What keeps us from effective relationships with the key stakeholders at our customers? That’s a question that sits at the heart of many customer facing roles including sales and customer success. Whenever we run training courses for customer success managers the question of how to get and hold the attention of our senior stakeholders, well, it always comes up.
I’m going to dig into this question in detail in this post assisted by the result of a couple of LinkedIn polls. Before you read any further stop and ask yourself these two questions.
- What’s the biggest barrier to gaining and holding the attention of the senior stakeholder at my customers?
- What do I believe is the most common reason my key senior customer stakeholder(s) won’t agree to meet with me?
The Poll Results
Those are our poll questions. Here’s how the first poll was answered.
Almost 60% of our respondents believe that the senior stakeholder at their customers won’t agree to meet with them. I find that statistic simultaneously shocking and unsurprising.
Shocking because your senior stakeholder should be enthusiastic to meet you. If we accept that a CSM’s job is to assist customers to realise value and ROI then their interests are fully aligned with those of the typical senior stakeholder. I’ve met few senior stakeholders who were uninterested in unlocking the full value from the investments they’ve made.
Unsurprising because it rhymes with what we hear from CSMs on our courses and when we talk with them in other forums. It seems that senior stakeholders are reluctant to set aside time to meet with customer success managers.
After digging into this poll result it was clear another poll was needed. What would CSMs cite as the main reason their senior stakeholders won’t agree to meet? Can you guess? What did you answer?
Here’s the poll.
A moment’s thought and it’s pretty obvious that this was going to be the answer. 96% of respondents answering either that they are not seen as important or the customer doesn’t see the value. That’s basically the same answer. Someone who offers no value is going to be unimportant to a senior stakeholder. Harsh but true. Why would anyone meet with anyone in a professional situation if they saw no value in the meeting? Why would they consider someone who appears not to offer value to be important.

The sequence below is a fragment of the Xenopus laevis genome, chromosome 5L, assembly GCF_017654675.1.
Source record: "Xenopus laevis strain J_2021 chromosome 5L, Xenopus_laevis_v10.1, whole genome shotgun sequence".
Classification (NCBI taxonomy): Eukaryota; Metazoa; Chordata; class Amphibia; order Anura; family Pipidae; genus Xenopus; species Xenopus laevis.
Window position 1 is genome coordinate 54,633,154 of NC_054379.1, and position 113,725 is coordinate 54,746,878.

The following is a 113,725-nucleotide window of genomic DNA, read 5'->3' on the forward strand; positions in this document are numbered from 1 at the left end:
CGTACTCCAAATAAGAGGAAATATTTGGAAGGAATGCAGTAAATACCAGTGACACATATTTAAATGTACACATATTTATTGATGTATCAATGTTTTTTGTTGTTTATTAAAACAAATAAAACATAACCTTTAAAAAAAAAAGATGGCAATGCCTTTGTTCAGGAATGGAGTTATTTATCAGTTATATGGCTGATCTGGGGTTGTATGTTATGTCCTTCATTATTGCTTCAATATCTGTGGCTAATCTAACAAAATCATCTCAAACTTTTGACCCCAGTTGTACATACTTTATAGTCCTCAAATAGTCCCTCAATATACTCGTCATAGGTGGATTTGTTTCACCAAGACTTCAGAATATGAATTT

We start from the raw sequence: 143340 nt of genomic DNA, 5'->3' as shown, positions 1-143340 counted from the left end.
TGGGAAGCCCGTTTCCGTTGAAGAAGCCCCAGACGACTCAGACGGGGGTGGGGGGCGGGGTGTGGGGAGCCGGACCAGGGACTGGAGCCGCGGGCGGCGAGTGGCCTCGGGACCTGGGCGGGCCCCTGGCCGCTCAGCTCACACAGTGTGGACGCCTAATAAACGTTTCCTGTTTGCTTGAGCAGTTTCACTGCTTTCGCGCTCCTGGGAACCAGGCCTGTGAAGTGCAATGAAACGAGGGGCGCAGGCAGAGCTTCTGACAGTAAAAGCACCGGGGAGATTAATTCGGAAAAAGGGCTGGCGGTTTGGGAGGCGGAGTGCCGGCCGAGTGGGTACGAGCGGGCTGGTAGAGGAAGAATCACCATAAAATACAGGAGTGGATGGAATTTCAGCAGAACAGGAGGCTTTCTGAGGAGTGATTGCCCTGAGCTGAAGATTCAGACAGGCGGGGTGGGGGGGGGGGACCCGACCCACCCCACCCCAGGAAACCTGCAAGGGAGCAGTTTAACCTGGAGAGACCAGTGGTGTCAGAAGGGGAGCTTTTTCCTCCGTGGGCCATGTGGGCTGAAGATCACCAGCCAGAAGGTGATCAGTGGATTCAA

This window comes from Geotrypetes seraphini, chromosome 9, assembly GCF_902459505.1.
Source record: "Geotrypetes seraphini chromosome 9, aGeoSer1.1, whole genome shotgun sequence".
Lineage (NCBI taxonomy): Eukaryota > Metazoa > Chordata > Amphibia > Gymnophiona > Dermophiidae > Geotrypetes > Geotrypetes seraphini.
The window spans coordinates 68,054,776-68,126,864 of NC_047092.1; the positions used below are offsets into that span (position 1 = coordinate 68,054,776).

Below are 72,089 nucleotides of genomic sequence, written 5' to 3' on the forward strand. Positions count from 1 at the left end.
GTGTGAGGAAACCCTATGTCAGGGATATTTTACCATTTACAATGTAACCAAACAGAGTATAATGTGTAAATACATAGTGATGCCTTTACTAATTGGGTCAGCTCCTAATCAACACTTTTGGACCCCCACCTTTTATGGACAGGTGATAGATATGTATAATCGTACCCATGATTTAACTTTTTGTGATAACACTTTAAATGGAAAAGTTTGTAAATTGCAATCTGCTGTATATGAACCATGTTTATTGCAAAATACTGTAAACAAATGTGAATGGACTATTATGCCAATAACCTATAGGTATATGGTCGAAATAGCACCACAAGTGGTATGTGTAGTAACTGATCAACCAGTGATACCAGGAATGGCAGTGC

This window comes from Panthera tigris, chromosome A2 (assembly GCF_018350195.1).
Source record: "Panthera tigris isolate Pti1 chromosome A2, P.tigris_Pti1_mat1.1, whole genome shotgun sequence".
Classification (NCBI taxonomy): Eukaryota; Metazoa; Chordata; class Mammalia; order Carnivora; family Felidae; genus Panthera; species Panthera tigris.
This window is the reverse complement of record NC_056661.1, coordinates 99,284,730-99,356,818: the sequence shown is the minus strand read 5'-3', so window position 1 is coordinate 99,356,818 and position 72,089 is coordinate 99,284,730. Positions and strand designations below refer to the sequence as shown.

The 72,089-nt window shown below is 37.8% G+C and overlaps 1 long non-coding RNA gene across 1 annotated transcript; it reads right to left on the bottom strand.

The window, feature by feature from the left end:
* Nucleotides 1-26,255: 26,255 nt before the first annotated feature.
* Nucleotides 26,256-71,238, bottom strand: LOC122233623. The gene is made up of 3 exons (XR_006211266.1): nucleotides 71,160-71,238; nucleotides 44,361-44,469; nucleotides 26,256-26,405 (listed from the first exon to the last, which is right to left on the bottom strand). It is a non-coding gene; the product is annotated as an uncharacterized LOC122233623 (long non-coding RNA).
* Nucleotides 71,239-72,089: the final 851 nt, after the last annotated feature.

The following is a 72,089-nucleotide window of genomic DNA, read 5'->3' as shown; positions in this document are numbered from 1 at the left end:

The Good News
There is good news here. We understand the problem clearly. Or at least, we think we do. What else might be going on?
Value and importance, in this case as we’ve said we can usefully group these. If the customer saw value that would automatically make us important and if the customer saw us as important that would in all probability be because they believe we could provide value.
So it all comes down to one word. Value. And at this point we turn away from our emphasis on the customer. The customer who won’t agree to meet us because they don’t see they value in that meeting. We turn away to ask ourselves a few questions.
- Do we have relevant value to offer to our senior stakeholder?
- Are we able to clearly articulate that value in a way that’s relevant to that stakeholder?
- Do we have at least one route to present this value to the stakeholder?
- Are we able to make the necessary requests to use that route?
- Are we ready to make those requests?
These stack, we can get stuck at any point. So here’s a handy little flowchart you can use to analyse your situation to understand where you are and how you might break the cycle that’s holding you back (right click and ‘open image in new tab’ if you want a bigger version of this flowchart).
This might seem simple. There’s a reason for this. The process is simple, each step is clear and easy to understand. But, and it’s a fairly big but. Each step takes effort and patience to execute. And you can’t skip steps. You might have a clear route that can take you to your senior stakeholder but it’s no use to you if you’re not clear about the value you offer or how you’ll present it in the most compelling way.
You can apply this analysis customer by customer. Hopefully you won’t find yourself stuck at the value steps too often, once you’ve done that a few times you’ll have a compelling framework of information on which to base all future customer discussion. You might find yourself needing to identify your route and cultivate the necessary relationships on a regular basis however. Sadly there are no shortcuts here but what you will accrue over time is the confidence to execute the process and deliver your value in a compelling fashion to every audience.
Want more on defining and articulating value? We’ve got you covered. Check out Matt’s latest article here.